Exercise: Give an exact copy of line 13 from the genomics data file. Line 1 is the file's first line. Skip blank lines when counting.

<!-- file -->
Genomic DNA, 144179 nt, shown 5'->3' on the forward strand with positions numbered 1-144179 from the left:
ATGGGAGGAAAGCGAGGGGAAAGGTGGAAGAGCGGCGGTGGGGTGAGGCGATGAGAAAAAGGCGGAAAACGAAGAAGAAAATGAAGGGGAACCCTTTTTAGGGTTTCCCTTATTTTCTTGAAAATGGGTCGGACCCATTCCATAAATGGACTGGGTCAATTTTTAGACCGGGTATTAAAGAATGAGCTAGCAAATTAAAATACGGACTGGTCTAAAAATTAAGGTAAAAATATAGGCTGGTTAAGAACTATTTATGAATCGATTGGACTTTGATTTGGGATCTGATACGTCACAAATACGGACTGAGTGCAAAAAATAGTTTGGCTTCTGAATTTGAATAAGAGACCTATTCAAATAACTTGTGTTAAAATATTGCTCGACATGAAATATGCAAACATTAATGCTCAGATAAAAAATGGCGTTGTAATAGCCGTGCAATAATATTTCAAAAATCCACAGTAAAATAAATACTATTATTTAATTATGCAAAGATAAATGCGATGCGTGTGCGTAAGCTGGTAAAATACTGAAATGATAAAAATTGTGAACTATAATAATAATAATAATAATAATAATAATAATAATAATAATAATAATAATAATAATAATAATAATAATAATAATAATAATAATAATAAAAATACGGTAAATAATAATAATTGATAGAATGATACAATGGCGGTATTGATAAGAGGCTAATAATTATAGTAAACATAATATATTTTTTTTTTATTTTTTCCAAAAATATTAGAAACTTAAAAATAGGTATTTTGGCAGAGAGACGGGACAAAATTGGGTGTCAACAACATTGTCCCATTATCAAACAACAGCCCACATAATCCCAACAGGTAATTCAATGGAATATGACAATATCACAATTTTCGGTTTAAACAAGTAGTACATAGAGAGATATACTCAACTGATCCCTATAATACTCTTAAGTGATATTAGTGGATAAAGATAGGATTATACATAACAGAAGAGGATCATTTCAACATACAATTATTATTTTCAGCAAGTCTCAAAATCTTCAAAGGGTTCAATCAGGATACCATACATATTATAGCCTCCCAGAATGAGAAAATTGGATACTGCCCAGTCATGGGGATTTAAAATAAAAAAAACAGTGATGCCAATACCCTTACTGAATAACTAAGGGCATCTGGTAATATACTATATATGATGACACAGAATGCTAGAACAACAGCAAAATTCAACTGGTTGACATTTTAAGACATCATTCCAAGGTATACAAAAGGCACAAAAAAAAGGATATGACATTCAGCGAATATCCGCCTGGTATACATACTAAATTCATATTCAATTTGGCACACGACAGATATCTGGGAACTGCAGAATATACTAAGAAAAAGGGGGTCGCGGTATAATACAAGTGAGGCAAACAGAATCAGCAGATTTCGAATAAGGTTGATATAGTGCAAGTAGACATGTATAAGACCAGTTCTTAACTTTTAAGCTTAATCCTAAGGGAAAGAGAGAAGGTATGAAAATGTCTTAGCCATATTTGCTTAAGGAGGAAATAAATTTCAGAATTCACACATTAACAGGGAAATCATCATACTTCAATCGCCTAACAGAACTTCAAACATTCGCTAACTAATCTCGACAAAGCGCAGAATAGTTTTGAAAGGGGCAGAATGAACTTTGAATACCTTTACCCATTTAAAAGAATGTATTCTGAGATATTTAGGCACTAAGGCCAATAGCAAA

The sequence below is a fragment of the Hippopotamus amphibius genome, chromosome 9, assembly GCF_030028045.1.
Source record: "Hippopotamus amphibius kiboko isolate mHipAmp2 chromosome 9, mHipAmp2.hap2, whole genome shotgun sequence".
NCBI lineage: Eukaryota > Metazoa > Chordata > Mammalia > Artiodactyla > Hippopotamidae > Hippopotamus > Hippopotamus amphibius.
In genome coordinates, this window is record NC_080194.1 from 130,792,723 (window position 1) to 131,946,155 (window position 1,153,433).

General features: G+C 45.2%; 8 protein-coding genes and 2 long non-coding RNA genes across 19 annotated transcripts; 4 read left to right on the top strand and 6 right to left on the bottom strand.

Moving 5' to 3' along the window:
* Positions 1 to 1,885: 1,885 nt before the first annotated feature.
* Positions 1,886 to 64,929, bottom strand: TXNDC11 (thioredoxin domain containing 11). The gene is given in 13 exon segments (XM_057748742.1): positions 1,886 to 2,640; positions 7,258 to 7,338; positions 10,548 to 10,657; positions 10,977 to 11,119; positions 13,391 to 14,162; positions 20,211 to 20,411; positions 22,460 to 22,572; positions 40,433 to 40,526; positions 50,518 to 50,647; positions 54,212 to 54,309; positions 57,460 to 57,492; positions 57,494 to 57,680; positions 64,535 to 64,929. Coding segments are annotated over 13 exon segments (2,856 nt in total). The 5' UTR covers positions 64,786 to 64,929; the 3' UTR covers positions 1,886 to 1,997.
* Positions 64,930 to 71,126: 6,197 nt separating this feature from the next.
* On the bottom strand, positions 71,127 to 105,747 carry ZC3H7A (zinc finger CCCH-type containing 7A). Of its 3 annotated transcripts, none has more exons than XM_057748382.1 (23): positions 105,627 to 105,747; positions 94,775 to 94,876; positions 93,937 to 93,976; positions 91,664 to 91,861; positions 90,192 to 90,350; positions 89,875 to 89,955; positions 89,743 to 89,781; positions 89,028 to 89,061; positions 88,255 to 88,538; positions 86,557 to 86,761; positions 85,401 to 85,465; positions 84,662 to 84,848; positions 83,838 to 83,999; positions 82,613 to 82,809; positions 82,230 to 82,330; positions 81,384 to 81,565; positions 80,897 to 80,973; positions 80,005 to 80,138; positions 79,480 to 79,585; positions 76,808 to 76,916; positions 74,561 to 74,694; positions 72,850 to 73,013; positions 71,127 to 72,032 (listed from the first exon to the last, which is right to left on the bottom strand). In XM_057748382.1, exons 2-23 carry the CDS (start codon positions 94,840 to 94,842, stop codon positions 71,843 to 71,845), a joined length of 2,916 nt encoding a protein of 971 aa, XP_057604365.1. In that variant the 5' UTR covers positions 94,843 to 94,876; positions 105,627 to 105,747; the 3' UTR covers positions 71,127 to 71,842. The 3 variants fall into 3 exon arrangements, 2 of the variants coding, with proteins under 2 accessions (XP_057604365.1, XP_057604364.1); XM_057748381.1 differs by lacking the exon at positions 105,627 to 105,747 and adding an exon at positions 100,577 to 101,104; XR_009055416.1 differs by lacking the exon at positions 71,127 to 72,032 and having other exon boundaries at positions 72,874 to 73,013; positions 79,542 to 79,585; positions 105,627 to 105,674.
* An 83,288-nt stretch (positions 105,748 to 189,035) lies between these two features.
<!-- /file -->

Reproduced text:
* An 83,288-nt stretch (positions 105,748 to 189,035) lies between these two features.